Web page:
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Old 03-17-2012, 02:50 AM   #1916
Kevin Leavitt
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Dojo: Team Combat USA
Location: Olympia, Washington
Join Date: Jul 2002
Posts: 4,376
Re: Aikido does not work at all in a fight.

Greg, thanks.

Agreed. We want to get to 4 or ACT as quick as we can. Training, in theory is what will get us there with the appropriate response, hopefully.

Tony Blauer spend a lot of time on the startle/flinch reflex, which is a natural reaction to a unknown assault. Tony tries to embrace this natural response and turn it into something positive. That is when u are hit or receive force, you don't process it, you respond instinctively.

I use the hot stove analogy, when we touch it we go ouch and pull away. We act without orienting or deciding it just happens. In my combatives class, I tell the guys that I am going to teach you essentially to do the opposite which is to push into the stove ( go forward) and not pull away.

So, I spend a lot of time on developing macro reflexes in empty handed work of forming frames and driving into the fight as a initial instinct. This ACT phase hopefully get you to disrupt your opponents ACT phase and then allows you to start doing what you do to get ahead of the loop.

Yes, so I think as you state, you accept death and pass go, if you get that far. You really don't have a choice.

My statement about a 90 year old woman beating up Anderson Sliva is kinda tongue in cheek, but in theory, yes. If she gets the jump. Say he is on a park bench reading the paper, she sneaks up hits him with a bat and down he goes. He never had time to ACT, nor the other three phases. Such
It is with circus ponies, but I think we need to put things in perspective on the spectrum. Of course if he does recover and can act my bet is based on his skill level that he will most likely ACT and get ahead of her and end the fight.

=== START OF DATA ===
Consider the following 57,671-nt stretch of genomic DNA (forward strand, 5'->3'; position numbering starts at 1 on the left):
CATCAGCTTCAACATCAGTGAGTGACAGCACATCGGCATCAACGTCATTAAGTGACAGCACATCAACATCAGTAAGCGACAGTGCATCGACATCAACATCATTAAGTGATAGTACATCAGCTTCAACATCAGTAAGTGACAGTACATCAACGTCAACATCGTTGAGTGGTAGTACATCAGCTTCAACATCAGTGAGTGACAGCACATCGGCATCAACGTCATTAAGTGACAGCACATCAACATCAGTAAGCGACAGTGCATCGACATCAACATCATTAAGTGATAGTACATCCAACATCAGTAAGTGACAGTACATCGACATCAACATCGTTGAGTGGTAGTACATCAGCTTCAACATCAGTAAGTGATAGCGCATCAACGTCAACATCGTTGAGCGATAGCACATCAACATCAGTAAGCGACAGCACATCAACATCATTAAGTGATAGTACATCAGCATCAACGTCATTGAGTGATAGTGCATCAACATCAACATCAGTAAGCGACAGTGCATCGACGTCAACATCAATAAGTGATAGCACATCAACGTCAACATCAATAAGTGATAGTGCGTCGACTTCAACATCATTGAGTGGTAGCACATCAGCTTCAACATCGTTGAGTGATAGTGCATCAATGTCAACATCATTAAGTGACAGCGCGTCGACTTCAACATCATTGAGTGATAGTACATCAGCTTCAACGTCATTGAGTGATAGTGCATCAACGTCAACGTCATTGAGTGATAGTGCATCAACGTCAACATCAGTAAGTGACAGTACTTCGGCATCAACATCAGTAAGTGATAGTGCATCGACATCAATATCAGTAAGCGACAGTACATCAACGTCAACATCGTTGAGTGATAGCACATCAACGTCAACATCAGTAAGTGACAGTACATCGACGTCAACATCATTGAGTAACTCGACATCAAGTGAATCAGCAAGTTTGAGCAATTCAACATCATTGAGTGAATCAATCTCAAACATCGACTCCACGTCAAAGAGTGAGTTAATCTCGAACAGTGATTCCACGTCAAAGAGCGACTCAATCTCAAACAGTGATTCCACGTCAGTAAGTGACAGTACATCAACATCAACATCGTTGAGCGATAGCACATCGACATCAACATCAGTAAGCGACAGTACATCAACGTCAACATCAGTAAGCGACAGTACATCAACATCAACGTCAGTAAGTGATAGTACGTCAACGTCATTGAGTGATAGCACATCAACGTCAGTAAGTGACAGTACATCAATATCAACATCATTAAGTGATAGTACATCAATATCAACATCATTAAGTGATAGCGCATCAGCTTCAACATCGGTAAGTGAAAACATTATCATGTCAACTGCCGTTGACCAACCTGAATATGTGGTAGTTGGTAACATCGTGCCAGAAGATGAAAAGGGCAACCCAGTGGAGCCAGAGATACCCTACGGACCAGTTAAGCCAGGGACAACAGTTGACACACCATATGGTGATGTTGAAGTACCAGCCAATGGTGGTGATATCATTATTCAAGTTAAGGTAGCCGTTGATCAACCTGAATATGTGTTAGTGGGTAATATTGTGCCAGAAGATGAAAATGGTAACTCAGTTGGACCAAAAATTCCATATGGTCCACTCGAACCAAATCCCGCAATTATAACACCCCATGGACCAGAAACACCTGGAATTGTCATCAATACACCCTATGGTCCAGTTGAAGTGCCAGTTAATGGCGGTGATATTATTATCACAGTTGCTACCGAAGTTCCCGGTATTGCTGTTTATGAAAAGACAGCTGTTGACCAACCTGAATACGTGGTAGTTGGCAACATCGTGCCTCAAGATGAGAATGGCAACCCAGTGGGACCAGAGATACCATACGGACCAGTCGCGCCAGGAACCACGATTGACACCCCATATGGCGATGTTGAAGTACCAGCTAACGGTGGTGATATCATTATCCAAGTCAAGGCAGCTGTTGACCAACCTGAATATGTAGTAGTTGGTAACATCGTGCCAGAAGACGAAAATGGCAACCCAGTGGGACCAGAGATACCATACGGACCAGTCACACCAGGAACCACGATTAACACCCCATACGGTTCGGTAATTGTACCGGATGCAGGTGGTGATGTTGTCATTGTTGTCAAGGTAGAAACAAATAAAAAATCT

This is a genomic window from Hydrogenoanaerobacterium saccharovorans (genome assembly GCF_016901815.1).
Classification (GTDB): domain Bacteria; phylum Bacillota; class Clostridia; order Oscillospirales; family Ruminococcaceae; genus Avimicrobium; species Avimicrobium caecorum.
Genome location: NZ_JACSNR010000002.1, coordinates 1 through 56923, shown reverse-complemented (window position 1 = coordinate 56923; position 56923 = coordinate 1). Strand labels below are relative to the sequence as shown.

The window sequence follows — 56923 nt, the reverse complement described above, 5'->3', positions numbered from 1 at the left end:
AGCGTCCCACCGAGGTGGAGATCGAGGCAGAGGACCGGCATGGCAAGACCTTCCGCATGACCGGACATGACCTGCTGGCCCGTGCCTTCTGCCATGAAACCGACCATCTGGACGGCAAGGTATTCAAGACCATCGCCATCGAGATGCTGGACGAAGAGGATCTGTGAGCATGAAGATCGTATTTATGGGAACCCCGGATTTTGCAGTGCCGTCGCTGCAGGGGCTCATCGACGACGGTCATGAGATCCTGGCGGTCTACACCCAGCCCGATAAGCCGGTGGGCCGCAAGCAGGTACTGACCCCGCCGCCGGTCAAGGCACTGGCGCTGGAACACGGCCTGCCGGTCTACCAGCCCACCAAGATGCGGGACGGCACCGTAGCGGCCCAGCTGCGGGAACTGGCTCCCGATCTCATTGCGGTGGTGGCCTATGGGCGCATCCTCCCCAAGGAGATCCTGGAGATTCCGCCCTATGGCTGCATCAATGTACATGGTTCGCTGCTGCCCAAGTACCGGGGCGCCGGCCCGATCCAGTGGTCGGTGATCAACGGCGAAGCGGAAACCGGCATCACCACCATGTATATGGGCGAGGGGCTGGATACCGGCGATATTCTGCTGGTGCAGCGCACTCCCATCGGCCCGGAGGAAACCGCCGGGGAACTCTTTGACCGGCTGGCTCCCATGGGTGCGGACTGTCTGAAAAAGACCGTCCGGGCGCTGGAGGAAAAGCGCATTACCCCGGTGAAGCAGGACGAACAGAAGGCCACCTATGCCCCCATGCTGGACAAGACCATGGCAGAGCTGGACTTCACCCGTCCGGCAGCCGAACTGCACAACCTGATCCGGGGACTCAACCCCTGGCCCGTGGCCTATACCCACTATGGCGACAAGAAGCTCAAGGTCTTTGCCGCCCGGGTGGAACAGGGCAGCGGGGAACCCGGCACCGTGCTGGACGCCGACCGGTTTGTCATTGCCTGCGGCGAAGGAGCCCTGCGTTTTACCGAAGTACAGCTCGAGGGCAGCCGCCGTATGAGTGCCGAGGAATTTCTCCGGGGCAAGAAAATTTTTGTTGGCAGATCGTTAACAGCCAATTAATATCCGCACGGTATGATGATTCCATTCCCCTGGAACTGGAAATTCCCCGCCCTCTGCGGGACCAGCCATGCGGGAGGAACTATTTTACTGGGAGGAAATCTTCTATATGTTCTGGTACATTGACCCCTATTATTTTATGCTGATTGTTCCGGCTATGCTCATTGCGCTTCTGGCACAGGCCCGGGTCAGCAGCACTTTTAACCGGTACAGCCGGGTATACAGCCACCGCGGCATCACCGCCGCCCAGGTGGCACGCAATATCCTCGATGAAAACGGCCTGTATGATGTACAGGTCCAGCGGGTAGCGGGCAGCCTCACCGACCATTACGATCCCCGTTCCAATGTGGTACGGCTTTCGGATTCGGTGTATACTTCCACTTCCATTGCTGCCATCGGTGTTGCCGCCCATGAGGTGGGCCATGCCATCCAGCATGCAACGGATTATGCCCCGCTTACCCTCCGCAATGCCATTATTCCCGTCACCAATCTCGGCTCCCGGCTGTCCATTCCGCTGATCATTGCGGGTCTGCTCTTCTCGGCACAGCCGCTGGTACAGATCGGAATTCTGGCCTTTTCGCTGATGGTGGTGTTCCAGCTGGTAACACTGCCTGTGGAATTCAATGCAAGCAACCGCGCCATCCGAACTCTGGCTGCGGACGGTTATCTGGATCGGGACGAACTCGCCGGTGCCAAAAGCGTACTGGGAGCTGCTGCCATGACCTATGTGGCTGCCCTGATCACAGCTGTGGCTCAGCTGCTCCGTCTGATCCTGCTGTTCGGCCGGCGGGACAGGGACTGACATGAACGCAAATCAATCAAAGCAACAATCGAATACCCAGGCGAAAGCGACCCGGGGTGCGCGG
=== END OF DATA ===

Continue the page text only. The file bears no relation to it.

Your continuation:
The point is, that it is not always about the level of skill someone has. As you state, audacity, speed, surprise, and overwhelming force matter a lot. Street thugs may have very little actual skill, comparable to you and me and even Ueshiba in his day. But they do understand OODA and how to apply basic tactics to win. So while techincial skills are important, I believe in reality they are relegated to a lower priority in reality if fighting.

So why do anything at all? Well it comes down to fight management and being able to recover once you have the chance. Given all else equal, we need skills to exploit what SMALL opportunities we have. I don't know about u but I want to have every chance I can at succeeding.

Also on the spectrum of knowledge of OO phases, it is not always about the ambush. I'd say most of the situations I have been involved in, I had much knowledge about what I was entering and had the ON switch up. Having my Jiu Jitsu knowledge (JJ includes Aikido) put me in a situation in which I could disrupt the OO phase of my potential adversary to close down the gaps and keep him from ACTing. Most of these situation never evolved and I'll never know what might of transpired if anything, but I like to believe that I have avoided a lot of trouble.

It is a complex dance really I think.